Here's how to train for the fastest race in swimming
The 50 freestyle is the fastest race in swimming and often decided by hundredths of a second. This makes it exciting to watch but perhaps stressful to swim. Because of the small margin for error, one mistake can be the difference between first and second or hitting your personal best.
If you want to swim a faster 50 freestyle, here are tips from three swimmers who won national championships in the event on Saturday, the fourth day of the U.S. Masters Swimming Short Course National Championship in Greensboro, North Carolina.
Take Advantage of Equipment
Equipment has been the key to Carly Tanner’s training for the 50 freestyle.
One set she does often is four times through 2 x 25s drill and 2 x 25s swim on 20 seconds rest. The drills are what she calls power-based drills, such as taking powerful strokes with just one arm, and the swims are 10 to 12½ yards sprint.
Tanner mixes up the equipment she uses within each round. She’ll use a large parachute for a round of 25s drill and then a smaller parachute for the 25s swim that follow and then use the smaller parachute for the next set of drills and no equipment for the 25s swim.
Variety is important, the North Carolina Masters Swimming member believes.
“Mixing in different progressions, it kind of keeps your muscles reacting,” says Tanner, who went a 23.74 on Saturday. “I feel like doing the same thing over and over again, your body just kind of gets used to it. You’re not hitting that next level, so mixing it in and doing different lengths and intensities has been good.
“Doing those shorter blasts kind of allows you to do 110%, and then the next time you do it, you can use that intensity and then on the 10-yard blast hit that next level. It’s building up that top speed, which I think is really hard to do if you’re doing a lot of yardage.”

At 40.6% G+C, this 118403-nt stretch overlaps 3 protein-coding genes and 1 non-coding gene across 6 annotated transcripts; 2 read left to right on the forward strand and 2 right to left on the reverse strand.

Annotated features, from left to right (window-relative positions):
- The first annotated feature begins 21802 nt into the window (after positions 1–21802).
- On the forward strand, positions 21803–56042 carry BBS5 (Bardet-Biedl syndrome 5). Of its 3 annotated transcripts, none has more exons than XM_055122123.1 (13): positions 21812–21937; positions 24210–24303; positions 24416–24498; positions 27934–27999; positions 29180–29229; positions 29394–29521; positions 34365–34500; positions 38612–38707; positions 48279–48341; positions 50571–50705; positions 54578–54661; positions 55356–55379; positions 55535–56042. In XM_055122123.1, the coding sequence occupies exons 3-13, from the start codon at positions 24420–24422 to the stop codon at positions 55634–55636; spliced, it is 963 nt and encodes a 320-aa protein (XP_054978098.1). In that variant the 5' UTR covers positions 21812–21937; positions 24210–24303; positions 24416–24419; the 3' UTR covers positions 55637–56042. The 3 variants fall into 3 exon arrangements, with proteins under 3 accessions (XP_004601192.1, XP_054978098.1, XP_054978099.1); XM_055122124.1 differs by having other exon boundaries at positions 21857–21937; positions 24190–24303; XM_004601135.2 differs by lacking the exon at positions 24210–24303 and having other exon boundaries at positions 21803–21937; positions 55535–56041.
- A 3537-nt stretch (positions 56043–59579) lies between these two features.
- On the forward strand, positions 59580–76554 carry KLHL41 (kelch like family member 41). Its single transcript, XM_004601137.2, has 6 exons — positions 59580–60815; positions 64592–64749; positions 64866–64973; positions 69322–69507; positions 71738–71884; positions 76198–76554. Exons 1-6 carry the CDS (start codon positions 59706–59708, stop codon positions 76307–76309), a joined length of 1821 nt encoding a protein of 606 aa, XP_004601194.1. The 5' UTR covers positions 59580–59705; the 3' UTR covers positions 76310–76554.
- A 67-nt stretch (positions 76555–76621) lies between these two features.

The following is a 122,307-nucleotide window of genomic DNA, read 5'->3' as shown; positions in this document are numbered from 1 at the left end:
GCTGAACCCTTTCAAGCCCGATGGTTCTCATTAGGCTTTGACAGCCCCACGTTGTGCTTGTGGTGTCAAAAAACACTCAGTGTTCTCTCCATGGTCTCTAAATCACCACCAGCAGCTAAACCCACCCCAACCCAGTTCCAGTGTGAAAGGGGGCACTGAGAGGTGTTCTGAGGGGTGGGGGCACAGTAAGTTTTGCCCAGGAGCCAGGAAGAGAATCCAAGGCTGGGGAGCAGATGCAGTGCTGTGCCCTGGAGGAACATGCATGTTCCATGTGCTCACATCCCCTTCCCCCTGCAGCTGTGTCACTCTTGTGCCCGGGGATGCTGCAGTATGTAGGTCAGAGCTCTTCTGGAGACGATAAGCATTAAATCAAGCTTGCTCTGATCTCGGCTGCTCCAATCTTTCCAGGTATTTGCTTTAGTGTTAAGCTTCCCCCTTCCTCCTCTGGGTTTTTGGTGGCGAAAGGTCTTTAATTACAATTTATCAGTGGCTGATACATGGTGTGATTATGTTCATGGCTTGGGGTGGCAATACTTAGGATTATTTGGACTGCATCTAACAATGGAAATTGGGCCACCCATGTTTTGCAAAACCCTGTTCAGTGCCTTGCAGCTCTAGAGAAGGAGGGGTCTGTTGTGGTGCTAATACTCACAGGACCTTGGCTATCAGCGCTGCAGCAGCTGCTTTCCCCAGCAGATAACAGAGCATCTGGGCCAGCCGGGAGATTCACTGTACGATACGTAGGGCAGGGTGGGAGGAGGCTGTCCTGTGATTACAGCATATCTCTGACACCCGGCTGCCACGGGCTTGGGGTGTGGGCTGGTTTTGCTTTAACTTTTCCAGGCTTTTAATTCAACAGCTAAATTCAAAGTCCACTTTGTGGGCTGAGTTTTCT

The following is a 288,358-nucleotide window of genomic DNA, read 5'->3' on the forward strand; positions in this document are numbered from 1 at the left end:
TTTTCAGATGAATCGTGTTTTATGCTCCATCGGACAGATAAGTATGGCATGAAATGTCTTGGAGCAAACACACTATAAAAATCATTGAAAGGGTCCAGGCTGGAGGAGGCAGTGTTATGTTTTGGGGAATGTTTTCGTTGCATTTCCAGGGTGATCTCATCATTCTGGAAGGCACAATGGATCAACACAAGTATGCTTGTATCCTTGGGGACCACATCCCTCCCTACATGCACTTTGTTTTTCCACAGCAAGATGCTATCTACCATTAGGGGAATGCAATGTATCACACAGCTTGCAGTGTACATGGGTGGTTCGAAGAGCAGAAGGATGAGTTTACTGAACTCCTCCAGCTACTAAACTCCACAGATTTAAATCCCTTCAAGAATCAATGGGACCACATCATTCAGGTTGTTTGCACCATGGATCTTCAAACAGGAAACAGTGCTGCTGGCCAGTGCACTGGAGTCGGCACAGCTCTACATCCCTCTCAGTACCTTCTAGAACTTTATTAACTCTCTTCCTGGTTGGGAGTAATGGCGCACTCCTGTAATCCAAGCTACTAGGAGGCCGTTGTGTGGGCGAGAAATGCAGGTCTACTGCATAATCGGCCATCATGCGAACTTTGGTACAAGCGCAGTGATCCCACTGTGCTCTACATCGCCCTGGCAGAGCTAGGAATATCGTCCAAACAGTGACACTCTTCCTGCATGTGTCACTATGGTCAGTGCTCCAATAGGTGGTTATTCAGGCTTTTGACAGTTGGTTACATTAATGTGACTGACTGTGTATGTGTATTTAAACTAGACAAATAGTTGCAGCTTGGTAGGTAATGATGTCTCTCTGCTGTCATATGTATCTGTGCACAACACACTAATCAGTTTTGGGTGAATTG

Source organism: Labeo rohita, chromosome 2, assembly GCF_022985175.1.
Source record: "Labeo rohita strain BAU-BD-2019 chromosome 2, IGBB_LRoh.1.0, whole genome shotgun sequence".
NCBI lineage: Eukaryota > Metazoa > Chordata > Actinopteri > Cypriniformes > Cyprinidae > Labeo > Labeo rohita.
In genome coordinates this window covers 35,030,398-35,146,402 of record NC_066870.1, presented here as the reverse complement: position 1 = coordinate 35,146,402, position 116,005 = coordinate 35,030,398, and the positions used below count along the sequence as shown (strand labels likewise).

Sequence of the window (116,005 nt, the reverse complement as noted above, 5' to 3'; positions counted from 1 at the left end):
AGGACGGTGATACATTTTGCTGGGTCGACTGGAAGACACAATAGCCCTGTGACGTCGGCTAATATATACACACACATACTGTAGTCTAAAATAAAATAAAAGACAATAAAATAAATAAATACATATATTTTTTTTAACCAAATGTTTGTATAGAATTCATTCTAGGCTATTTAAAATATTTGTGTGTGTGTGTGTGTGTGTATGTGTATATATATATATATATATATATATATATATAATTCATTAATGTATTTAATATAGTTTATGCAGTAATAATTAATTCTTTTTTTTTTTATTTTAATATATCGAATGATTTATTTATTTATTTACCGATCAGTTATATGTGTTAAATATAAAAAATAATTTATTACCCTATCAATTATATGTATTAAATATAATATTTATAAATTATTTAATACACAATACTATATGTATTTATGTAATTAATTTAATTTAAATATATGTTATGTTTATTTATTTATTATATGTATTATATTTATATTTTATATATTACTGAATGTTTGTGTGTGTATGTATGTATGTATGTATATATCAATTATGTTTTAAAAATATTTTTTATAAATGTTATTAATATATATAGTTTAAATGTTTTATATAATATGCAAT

Tanner, 30, also loves using short-bladed fins for underwater kick sets, saying they help her engage her hips more; paddles because they help her build strength; and a snorkel because it allows her to keep her head down and focus solely on her arm placement.
Hit the Weight Room
Bruce Kone swam distance events until deciding to become a sprinter five years ago. One of the biggest keys to his transition, he believes, has been lifting weights.
The 63-year-old does strength and conditioning workouts three times a week, breaking his routine into blocks of several weeks. One block features building strength by doing bench presses, squats, and deadlifts. He pairs those exercises with a plyometric exercise during another block, and then he’ll do a block of solely speed-based exercises such as 10-yard dashes, broad jumps, plyometric jumps, and clap push-ups.
It's hard to argue with the results. Kone, who went a 23.66 on Saturday, has routinely recorded Top 10 times in the 50s of all four strokes since he began his new routine and holds five USMS records, all of which are in 50s.
To create what he describes as his “very debilitating” weightlifting routine, Kone, an unattached member within the Gulf LMSC, reached out to several strength and conditioning specialists for help.
Although he only does between 600 and 1,000 yards three or four times a week, he focuses on building power through his work with power cords and parachutes and swimming at top speed. He describes himself as much stronger than he’s been in a long time.
“I do feel it in the water,” Kone says. “I feel it off the blocks, feel it off the walls and breakouts and underwaters.”
Build Your Lung Strength
Swim Kentucky Masters member Penny Noyes used to take two or three breaths during her 50 freestyle. Now, she takes none, following the example set by the fastest swimmers in the world.
“If I take a breath, it’s like taking one bite of ice cream,” Noyes says. “I can’t take one bit of ice cream. I have to have a whole bowl. As soon as I breathe, I feel like I have to breathe more.”
To build her lung strength, she usually does 3 x 100s kick on 1:30 with fins or 2:00 without and then 4 x 25s on 30 seconds. She focuses on doing good underwater kicks during the 25s, sometimes going all the way underwater and sometimes doing a few underwater kicks and then working on her breakout. (She recommends intervals that only allow you about 10 seconds rest on the 100s and 25s.)
When she’s swimming the 50 freestyle now, she doesn’t think about needing to take a breath, says Noyes, who holds 15 USMS records and seven FINA Masters world records. Instead, she’s focused on getting to the finish as quickly as possible.
“You’re not going into oxygen debt in that amount of time,” says Noyes, 66, who went a 26.83 on Saturday. “I was just talking to my friend about it, and she’s in her 70s. She said, ‘You might have to rethink that in about 10 years.’ It’s true. I might have to.”
USMS Records Broken
- David Guthrie, Rice Aquatic Masters: men’s 60-64 50 breaststroke (28.20)
- Richard McClow, Libertyville Masters: men’s 90-94 50 breaststroke (52.10)
- Steve Hiltabiddle, Colonials 1776: men’s 55-59 100 butterfly (53.32)
Note: All records are subject to change pending verification.
- Technique and Training